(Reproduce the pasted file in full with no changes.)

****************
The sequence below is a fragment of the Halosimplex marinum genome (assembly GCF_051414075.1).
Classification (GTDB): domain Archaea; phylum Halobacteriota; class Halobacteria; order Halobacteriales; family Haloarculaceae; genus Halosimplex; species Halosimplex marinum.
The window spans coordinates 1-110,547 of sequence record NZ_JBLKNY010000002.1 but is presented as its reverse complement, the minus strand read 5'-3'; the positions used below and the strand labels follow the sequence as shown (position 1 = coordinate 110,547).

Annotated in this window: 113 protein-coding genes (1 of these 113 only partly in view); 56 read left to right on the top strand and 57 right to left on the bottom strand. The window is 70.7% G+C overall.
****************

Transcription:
The sequence below is a fragment of the Halosimplex marinum genome (assembly GCF_051414075.1).
Classification (GTDB): domain Archaea; phylum Halobacteriota; class Halobacteria; order Halobacteriales; family Haloarculaceae; genus Halosimplex; species Halosimplex marinum.
The window spans coordinates 1-110,547 of sequence record NZ_JBLKNY010000002.1 but is presented as its reverse complement, the minus strand read 5'-3'; the positions used below and the strand labels follow the sequence as shown (position 1 = coordinate 110,547).

Annotated in this window: 113 protein-coding genes (1 of these 113 only partly in view); 56 read left to right on the top strand and 57 right to left on the bottom strand. The window is 70.7% G+C overall.